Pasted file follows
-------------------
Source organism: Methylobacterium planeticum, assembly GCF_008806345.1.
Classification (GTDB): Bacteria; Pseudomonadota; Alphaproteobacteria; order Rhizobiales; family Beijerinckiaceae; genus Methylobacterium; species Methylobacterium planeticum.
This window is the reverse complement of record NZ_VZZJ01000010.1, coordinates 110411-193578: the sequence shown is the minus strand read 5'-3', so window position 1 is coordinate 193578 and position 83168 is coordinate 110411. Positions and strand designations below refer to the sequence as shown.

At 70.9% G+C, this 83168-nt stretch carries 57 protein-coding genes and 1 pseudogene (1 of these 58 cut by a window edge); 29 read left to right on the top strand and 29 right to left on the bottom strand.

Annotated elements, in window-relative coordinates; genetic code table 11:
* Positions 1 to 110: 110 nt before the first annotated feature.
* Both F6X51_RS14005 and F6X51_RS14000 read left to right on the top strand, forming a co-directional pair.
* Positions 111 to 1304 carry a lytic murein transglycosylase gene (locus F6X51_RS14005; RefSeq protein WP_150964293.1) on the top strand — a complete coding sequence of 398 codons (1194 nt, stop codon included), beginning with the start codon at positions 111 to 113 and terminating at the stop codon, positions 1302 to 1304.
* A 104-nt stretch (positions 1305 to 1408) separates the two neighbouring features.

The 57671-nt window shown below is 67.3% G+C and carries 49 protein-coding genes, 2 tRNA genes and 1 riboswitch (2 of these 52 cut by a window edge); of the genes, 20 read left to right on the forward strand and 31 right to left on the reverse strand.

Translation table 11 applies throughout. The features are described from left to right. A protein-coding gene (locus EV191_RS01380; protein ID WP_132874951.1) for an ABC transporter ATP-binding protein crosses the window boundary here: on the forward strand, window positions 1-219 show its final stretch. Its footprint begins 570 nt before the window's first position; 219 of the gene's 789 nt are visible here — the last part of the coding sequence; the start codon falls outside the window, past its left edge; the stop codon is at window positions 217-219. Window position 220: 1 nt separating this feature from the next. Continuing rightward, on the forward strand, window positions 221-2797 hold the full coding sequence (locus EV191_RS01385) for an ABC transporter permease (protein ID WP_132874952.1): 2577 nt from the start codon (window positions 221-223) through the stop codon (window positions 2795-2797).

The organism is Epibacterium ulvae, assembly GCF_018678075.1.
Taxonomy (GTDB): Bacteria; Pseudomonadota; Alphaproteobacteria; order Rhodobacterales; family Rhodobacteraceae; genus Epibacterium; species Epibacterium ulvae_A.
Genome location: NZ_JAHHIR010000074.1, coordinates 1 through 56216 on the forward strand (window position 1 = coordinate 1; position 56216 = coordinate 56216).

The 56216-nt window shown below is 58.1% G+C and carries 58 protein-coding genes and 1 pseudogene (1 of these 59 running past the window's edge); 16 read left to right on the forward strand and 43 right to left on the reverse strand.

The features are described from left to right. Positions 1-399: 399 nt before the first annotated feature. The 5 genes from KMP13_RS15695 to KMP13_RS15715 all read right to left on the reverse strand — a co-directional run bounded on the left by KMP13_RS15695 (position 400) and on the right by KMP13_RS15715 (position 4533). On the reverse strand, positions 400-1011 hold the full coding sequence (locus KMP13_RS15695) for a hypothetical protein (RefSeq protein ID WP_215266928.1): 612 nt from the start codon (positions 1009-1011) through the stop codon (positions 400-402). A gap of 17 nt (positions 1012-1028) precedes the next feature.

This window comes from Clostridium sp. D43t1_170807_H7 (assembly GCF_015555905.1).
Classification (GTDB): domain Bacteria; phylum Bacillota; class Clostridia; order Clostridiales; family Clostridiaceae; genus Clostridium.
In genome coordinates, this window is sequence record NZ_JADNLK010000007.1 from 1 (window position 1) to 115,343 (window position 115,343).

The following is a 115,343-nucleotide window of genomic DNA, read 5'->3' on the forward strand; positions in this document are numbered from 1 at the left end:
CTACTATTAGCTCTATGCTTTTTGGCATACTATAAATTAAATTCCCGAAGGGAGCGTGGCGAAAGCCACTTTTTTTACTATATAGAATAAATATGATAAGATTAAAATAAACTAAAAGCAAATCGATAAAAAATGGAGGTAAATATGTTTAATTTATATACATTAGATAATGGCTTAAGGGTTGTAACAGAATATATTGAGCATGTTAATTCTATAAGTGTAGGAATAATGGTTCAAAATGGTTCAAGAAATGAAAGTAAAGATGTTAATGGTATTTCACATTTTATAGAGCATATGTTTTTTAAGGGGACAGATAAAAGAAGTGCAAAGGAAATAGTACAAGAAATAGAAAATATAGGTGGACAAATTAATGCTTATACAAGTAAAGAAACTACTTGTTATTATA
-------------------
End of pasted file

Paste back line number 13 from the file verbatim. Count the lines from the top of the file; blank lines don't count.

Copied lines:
Taxonomy (GTDB): Bacteria; Pseudomonadota; Alphaproteobacteria; order Rhodobacterales; family Rhodobacteraceae; genus Epibacterium; species Epibacterium ulvae_A.